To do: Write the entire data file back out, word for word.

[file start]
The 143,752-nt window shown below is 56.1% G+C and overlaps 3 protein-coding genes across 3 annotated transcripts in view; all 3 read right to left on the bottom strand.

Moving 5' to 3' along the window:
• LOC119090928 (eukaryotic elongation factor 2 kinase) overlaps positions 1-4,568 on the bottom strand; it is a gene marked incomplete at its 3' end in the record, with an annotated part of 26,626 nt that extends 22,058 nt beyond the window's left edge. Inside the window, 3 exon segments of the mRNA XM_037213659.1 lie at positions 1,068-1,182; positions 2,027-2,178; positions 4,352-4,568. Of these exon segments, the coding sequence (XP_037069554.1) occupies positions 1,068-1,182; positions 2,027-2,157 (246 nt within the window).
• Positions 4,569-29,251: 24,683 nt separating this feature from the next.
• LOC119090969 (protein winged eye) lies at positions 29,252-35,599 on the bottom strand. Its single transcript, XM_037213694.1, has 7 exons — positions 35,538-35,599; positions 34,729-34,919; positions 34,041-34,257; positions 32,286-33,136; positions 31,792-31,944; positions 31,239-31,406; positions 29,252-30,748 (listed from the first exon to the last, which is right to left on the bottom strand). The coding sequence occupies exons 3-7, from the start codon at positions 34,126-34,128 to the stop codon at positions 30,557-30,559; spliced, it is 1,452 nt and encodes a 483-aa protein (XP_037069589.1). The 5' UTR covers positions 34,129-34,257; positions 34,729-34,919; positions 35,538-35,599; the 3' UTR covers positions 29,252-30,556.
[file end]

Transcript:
The 143,752-nt window shown below is 56.1% G+C and overlaps 3 protein-coding genes across 3 annotated transcripts in view; all 3 read right to left on the bottom strand.

Moving 5' to 3' along the window:
• LOC119090928 (eukaryotic elongation factor 2 kinase) overlaps positions 1-4,568 on the bottom strand; it is a gene marked incomplete at its 3' end in the record, with an annotated part of 26,626 nt that extends 22,058 nt beyond the window's left edge. Inside the window, 3 exon segments of the mRNA XM_037213659.1 lie at positions 1,068-1,182; positions 2,027-2,178; positions 4,352-4,568. Of these exon segments, the coding sequence (XP_037069554.1) occupies positions 1,068-1,182; positions 2,027-2,157 (246 nt within the window).
• Positions 4,569-29,251: 24,683 nt separating this feature from the next.
• LOC119090969 (protein winged eye) lies at positions 29,252-35,599 on the bottom strand. Its single transcript, XM_037213694.1, has 7 exons — positions 35,538-35,599; positions 34,729-34,919; positions 34,041-34,257; positions 32,286-33,136; positions 31,792-31,944; positions 31,239-31,406; positions 29,252-30,748 (listed from the first exon to the last, which is right to left on the bottom strand). The coding sequence occupies exons 3-7, from the start codon at positions 34,126-34,128 to the stop codon at positions 30,557-30,559; spliced, it is 1,452 nt and encodes a 483-aa protein (XP_037069589.1). The 5' UTR covers positions 34,129-34,257; positions 34,729-34,919; positions 35,538-35,599; the 3' UTR covers positions 29,252-30,556.